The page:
Linda Deutsch, AP
Published: Tuesday, February 27, 2007Two New York men accused of trying to extort $150,000 from MySpace.com by developing code that tracked visitors pleaded no contest Monday to illegal computer access in a bargain with the prosecution.
Two counts of attempted extortion and another illegal computer access count were dropped in the deal, which gave the defendants three years probation. Each had faced up to nearly four years in prison.
Shaun Harrison, 19, and Saverio Mondelli, 20, of Suffolk County, N.Y., were accused of demanding the money as a "consulting fee" from the News Corp. subsidiary. The pair were offering the code on their own Web site for $29.95 and claimed to be developing an unbreakable version. MySpace had blocked the existing version after it was discovered.
The popular MySpace social-networking site — where people create elaborate profiles and personalize them with photos, music and video — is supposed to offer anonymity to visitors who browse the pages.
But Harrison and Mondelli's program collected e-mail addresses and Internet Protocol addresses, prosecutors said. Such information could have been used by stalkers trying to locate MySpace users, said Deputy District Attorney Jeffrey A. McGrath.
The men sold access to several versions of the code to computer users, who could then apply it to their own MySpace profiles. That type of traffic monitoring violates MySpace's rules.
The men boasted they had around 85,000 registered users of their tracking program, but investigators have not determined how much information users were able to cull, McGrath said.
The plea bargain, also agreed to by Paul L. Gabbert, attorney for the young men, severely restricts their access to computers, limits them to one e-mail address each, and requires they do 160 hours of community service and pay MySpace $13,500 in restitution.
Superior Court Commissioner Kristi Lousteau told the defendants that if they violate their agreement they could go to prison. She said they will be subject to search of their computers at any time and they may not access MySpace.com directly or indirectly.
The defendants stood before the commissioner and acknowledged the terms of the agreement, but neither spoke other than to answer "yes."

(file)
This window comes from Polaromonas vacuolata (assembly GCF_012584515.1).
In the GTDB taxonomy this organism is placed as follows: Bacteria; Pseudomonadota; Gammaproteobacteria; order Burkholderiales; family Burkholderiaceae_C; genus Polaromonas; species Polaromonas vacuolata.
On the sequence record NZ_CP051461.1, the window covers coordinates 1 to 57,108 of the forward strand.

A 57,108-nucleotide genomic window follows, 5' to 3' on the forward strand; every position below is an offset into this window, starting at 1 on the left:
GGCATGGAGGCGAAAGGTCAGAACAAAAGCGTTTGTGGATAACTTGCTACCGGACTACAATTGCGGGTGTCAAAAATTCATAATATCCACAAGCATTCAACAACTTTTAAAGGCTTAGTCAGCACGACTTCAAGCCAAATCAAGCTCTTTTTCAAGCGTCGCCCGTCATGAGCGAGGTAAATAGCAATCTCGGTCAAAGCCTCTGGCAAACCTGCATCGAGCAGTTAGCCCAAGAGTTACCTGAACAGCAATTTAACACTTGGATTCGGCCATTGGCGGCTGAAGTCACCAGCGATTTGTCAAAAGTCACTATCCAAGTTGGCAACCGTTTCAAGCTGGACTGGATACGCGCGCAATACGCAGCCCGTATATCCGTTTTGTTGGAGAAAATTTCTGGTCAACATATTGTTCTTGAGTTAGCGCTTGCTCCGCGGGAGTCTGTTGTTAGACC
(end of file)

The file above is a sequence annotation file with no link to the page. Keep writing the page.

Outside court, Gabbert said that the agreement came from "the recognition that they are young and made a mistake and to give them a second chance."
He said they set up their business right out of high school, are going to college and "they will continue to be creative and not transgress the law."
McGrath said the young men, who were extremely proficient in the Web multimedia program Flash, were discovered by the operators of MySpace and were sent a "cease and desist" order by e-mail.
The pair sent a reply saying, "We will neither cease nor desist" and announced on their Web site that they were developing an even more sophisticated system that would soon be for sale, prosecutors said.
The problem for MySpace was that the pair's identities were not known because they were operating under pseudonyms.
The prosecution said the company then began "quasi negotiations" with the two. They were arrested last May when they flew to Los Angeles to collect the $150,000 but actually met with undercover Secret Service and district attorney's investigators, prosecutors said.
Hemanshu Nigam, chief security officer for MySpace, said the site is committed to protecting users.
"We are pleased with outcome of this case and hope that it sends a message to anyone thinking about causing harm to the MySpace community," Nigam said in an e-mail statement.
McGrath said there are other companies offering similar services on the Internet and that MySpace is constantly trying to shut them down.